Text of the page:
Justin: Bad science in pop culture is one thing, but if you go to an X-Men movie and still get pissed off by the bad science in it, it's your own damn fault. I imagine that Myers just enjoys bitching about bad science even though, for all his learnedness, he should know full well what he's in for when he goes to see a comic book movie. Especially one about, say, mutants. If he didn't see it coming, or if he did see it coming and decided to get annoyed with all the bad science regardless, though he may be an academic he's still an idiot for it all. It's possible, though, that he went to the movie just for his kids, in which case he has no place reviewing it. I hated The Polar Express, but I'm not a kid so what does my opinion count?
AG: I've had that conversation before, but I generally don't get as pissy about it as Myers does. I don't get an "all in good fun" kind of feeling from this guy, I get a "I'm better than this movie and anyone who enjoyed it" kind of feeling. I don't want to get into severe nerd-dom by listing off the amount of reasons that the particular maneuver he picked apart was right up Magneto's alley when it comes to him being a bit of a drama queen, suffice to say in the end he was wrong and wasted half of what could have been a well-thought out review bitching about it.
I'd find the review funnier if it didn't keep trying so hard to go for cheap laughs, like he was trying to give it an X-Entertainment-esque review but without any style or knowledge of the source material. X-E, on the other hand, would do a brilliantly funny trashing of the movie. This guy's just out of his league when it comes to entertaining reviews for craptastic movies, and there's more banality and chip-on-his-shoulder about it than actual entertainment or thought-provoking critique.
I do agree wholeheartedly with his impression that the Phoenix storyline was too much like season 6 of Buffy. The way they played Phoenix was directly ripped off in costume, makeup, and manners, from Dark Willow, and there wasn't very much Dark Phoenix in the mix. I'll just explain that to Famke Janssen when I marry her one day.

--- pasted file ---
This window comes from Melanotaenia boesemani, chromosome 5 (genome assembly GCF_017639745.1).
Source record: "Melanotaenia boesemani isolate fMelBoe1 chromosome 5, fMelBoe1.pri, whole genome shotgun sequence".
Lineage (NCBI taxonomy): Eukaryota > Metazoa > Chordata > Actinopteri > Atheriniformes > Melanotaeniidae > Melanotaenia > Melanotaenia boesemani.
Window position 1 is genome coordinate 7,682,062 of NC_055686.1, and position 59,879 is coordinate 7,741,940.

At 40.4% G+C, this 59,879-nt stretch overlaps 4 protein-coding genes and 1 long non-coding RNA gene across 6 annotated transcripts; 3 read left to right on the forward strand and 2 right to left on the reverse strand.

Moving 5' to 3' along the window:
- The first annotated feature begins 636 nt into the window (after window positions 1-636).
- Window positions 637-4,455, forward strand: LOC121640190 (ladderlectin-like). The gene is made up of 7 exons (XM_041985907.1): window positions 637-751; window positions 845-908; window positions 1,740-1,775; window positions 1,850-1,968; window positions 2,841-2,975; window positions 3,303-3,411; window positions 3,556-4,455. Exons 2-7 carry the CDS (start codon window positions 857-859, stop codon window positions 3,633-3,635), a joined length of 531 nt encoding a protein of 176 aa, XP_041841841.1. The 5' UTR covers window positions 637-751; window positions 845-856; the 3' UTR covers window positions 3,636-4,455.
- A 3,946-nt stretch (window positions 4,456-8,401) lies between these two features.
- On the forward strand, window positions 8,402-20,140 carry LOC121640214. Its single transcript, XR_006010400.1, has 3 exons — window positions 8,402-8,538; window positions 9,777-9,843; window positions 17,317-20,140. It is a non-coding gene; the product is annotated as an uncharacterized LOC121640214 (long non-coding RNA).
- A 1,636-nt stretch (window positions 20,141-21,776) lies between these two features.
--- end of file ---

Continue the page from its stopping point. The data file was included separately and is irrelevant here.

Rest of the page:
I don't read comic books (I've never particularly enjoyed the medium), but I tend to like well-done movie versions of comic book stuff.
I had fun with X3, and I can handle interesting uses of physics. I didn't see the movie for its realism. The movie didn't take itself too seriously (at least IMO), so it's fine by me.
One has to have some idea of what to expect and I agree that if one is going to pick science apart in this kind of scenario, then maybe just spare yourself the pain and don't go.
I didn't read the review in question, so I'm only commenting on the commenting. :)
I'm the juggernaut, bitch!
This week's lesson: Techers talk in references.
I am constantly amused by the reactions of (not-previously-exposed) non-Techers when in the presence of a critical mass of Techers for the first time. In small groups, I'd say 3 Techers is what does it. At the very least, 3 Techers out of 4 total people definitely works. (I'm thinking of the whole bit at the 2004 March Meeting---with Poisson-distributed fish on my plate, etc.)
Josh: Was there a mutant whose power was to make people sing and dance as if they were in a musical?
WOLVERINE: I've got a theory, that's it's a mutant,
A dancing mutant... no something isn't right there.
ROGUE: I've got a theory, Xavier's dreamin'
And we're all stuck inside his wacky Broadway nightmare.
CYCLOPS: I've got a theory we should work this out.
X-MEN: It's getting eerie, what's this cheery singing all about?
I had to break the rhyme scheme, what rhymes with "mutant" anyway?
AG - You have too much free time on your hands. Luckily, you use your free time for sheer brilliance.
Rhyming with Mutant:
I owe you a coke if you can fit "Jew Tent" into the lyrics.
Oh, and To answer your question.